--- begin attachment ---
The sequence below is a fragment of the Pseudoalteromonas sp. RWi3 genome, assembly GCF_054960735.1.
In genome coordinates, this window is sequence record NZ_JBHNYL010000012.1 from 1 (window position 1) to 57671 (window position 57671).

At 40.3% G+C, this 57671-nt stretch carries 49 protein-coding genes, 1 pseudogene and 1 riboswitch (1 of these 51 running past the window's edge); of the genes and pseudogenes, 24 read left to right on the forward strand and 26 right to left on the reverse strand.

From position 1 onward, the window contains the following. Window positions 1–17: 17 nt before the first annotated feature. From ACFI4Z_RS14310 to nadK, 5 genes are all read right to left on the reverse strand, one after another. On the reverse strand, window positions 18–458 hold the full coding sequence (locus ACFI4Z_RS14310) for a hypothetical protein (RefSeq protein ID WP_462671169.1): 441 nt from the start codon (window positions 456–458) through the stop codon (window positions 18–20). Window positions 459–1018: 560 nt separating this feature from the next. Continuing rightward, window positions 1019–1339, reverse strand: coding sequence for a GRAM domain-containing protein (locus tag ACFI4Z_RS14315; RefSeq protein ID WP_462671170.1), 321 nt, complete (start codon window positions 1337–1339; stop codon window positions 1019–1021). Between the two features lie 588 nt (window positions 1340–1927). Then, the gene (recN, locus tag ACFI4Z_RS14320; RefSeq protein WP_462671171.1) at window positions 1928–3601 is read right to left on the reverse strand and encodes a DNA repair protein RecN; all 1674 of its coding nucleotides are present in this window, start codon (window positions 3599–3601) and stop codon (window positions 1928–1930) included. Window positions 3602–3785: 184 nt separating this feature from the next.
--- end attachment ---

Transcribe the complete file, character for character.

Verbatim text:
The sequence below is a fragment of the Pseudoalteromonas sp. RWi3 genome, assembly GCF_054960735.1.
In genome coordinates, this window is sequence record NZ_JBHNYL010000012.1 from 1 (window position 1) to 57671 (window position 57671).

At 40.3% G+C, this 57671-nt stretch carries 49 protein-coding genes, 1 pseudogene and 1 riboswitch (1 of these 51 running past the window's edge); of the genes and pseudogenes, 24 read left to right on the forward strand and 26 right to left on the reverse strand.

From position 1 onward, the window contains the following. Window positions 1–17: 17 nt before the first annotated feature. From ACFI4Z_RS14310 to nadK, 5 genes are all read right to left on the reverse strand, one after another. On the reverse strand, window positions 18–458 hold the full coding sequence (locus ACFI4Z_RS14310) for a hypothetical protein (RefSeq protein ID WP_462671169.1): 441 nt from the start codon (window positions 456–458) through the stop codon (window positions 18–20). Window positions 459–1018: 560 nt separating this feature from the next. Continuing rightward, window positions 1019–1339, reverse strand: coding sequence for a GRAM domain-containing protein (locus tag ACFI4Z_RS14315; RefSeq protein ID WP_462671170.1), 321 nt, complete (start codon window positions 1337–1339; stop codon window positions 1019–1021). Between the two features lie 588 nt (window positions 1340–1927). Then, the gene (recN, locus tag ACFI4Z_RS14320; RefSeq protein WP_462671171.1) at window positions 1928–3601 is read right to left on the reverse strand and encodes a DNA repair protein RecN; all 1674 of its coding nucleotides are present in this window, start codon (window positions 3599–3601) and stop codon (window positions 1928–1930) included. Window positions 3602–3785: 184 nt separating this feature from the next.